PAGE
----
In the game of reducing languages to superlatives — like easiest, hardest, most fascinating — you’re almost always going to wind up accounting for a lot of subjectivity. Certain languages are hard to learn, but only if you’re a native speaker of X language. And some languages may certainly seem strange and quirky, but that’s mostly just relative to the language you speak. The “weirdest language” is only weird to a certain subset of the world. To the native speakers of that language, it’s just, well, language as usual.
From the perspective of a native English speaker, for instance, any language that doesn’t use the Latin alphabet will automatically seem more foreign. To a native speaker of a tonal language, like Mandarin, non-tonal languages may seem flat and perplexing.
Certain languages are more objectively weird than others because they’re kind of rare and unusual.
For instance, a small handful of remote populations that are scattered across the world’s mountainous regions have developed whistled languages in order to communicate over long distances. As it turns out, you don’t even really need “words” as they’re commonly understood.
But if there’s anyone who’s come close to definitively narrowing down the world’s weirdest language, it’s computational linguist Tyler Schnoebelen and his team. Though the 239 languages they considered are a pretty small sample size in a world teeming with roughly 7,000 of them, they managed to systematically compare the languages using data in the World Atlas of Language Structures to figure out which languages stood out the most from others. The team looked at the features and characteristics of the languages — things like the grammar, word order, number of vowels and sounds — and used that to measure which languages have the most linguistically strange elements.
By trying to isolate the most atypical language — not necessarily the weirdest language, which inherently involves a bit of a value judgment — the linguists were able to come up with a relatively impartial answer.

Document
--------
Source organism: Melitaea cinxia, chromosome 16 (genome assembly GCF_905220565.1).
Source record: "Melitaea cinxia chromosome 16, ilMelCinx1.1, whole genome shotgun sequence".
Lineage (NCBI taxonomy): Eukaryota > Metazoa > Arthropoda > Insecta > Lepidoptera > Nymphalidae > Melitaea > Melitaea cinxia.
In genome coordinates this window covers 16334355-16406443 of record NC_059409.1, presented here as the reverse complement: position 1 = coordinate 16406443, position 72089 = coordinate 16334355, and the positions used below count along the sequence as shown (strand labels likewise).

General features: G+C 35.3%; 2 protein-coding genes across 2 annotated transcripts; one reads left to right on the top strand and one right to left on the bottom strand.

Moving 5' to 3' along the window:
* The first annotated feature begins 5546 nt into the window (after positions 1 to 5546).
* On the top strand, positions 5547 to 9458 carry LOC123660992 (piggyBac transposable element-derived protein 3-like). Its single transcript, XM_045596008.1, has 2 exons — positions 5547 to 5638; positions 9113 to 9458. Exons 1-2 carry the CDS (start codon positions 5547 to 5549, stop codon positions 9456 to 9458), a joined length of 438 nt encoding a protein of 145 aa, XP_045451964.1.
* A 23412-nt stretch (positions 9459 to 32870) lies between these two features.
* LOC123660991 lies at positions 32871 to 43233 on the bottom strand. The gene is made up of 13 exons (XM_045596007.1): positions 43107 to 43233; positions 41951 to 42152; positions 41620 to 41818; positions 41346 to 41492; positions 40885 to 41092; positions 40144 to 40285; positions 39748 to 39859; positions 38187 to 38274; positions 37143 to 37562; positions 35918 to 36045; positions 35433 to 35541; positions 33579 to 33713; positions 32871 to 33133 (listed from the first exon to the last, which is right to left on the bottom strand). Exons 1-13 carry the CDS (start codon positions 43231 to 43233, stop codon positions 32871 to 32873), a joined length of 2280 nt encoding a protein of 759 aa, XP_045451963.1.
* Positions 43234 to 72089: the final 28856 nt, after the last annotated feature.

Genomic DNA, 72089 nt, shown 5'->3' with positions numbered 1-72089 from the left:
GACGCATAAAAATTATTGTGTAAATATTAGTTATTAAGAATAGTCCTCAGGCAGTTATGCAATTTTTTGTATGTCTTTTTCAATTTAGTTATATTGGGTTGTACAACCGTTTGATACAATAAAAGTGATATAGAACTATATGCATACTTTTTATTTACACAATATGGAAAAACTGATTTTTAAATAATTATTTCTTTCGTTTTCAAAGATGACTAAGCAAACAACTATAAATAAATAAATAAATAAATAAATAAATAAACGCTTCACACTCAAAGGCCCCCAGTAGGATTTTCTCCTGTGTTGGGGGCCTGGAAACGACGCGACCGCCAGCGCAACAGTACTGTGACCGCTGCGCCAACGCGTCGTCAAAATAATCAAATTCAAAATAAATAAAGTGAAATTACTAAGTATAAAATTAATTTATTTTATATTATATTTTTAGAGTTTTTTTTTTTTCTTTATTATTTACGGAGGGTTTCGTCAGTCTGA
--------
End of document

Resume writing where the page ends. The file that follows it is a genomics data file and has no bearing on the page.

Chalcatongo Mixtec! This language, spoken by 6,000 people in Oaxaca, Mexico, ranked first in the weirdest language shortlist.
Chalcatongo Mixtec, also known as San Miguel el Grande Mixtec, is a verb-initial tonal language. Verb-initial means its sentences begin with verbs, which is something it only has in common with 8.7 percent of languages, including Welsh and Hawaiian. Subject-initial languages are the most common, with roughly three-quarters of languages, and object-initial is the most rare, with only about than 1 percent of languages starting sentences with objects. And Chalcatongo Mixtec is tonal, meaning that intoning the same sound in a different way can change the word-meaning entirely, independent of its pronunciation.
It belongs to the Mixtec cluster of more than 50 related dialects spoken in the La Mixteca region of Mexico, spoken in total by roughly 500,000 people. The dialects are generally mutually intelligible among neighboring communities. Though speakers currently use the Latin alphabet, Mixtec languages once had a logographic writing system (featuring characters, like Mandarin).
This language is also rather unusual because it’s the only one that doesn’t have any structures, change of word order, or intonation in place in order to distinguish a yes-or-no question from a statement. In other words, there’s no way to really tell whether someone is saying something to you or asking it to you as a question that would require a yes-or-no answer.
Though hardly a contender for the top spot, English came in at 33rd, which is pretty up there in terms of weirdness. And this probably isn’t at all surprising to anyone who’s ever tried to learn it as a second language, either. English spelling is maddeningly difficult to master because it contains multitudes: Germanic roots, together with Latin, Norse and Norman influences all shaped the language in its early years. And over time, the language shifted and morphed in ways that weren’t totally consistent across the board, and it only continued to absorb more loanwords from other languages.
English also has an above-average amount of phonemes, or distinct sounds you can produce. The average number is roughly between 25 and 30, and English has 44.
English also has 11 vowel sounds (that you must then only spell using some combination of five vowel letters!), which is way more than the average five or six sounds. And in case you thought there wasn’t anything weird about its consonants, English also contains sounds that show up in fewer than 10 percent of the languages surveyed (like the “th” in “bathe”).
Additionally, it’s actually really weird that English changes the word order of sentences to make them into questions. Fewer than 2 percent of languages surveyed by WALS do this too.
But a good deal of languages are weirder than English, including the Siberian tongue Nenets, which ranked at number two, and the Native American language Choctaw, which ranked third. Mesa Grande Diegueño, Kutenai, Zoque, Paumarí, Trumai, Pitjantjatjara, Lavukaleve, Harar Oromo, Iraqw, Kongo, Mumuye, Ju|’hoan, Khoekhoe, Eastern Armenian, Abkhaz, Ladakhi, Mandarin, German, Dutch, Norwegian, Czech, and Spanish all made the top 25 list, too (and not in that order).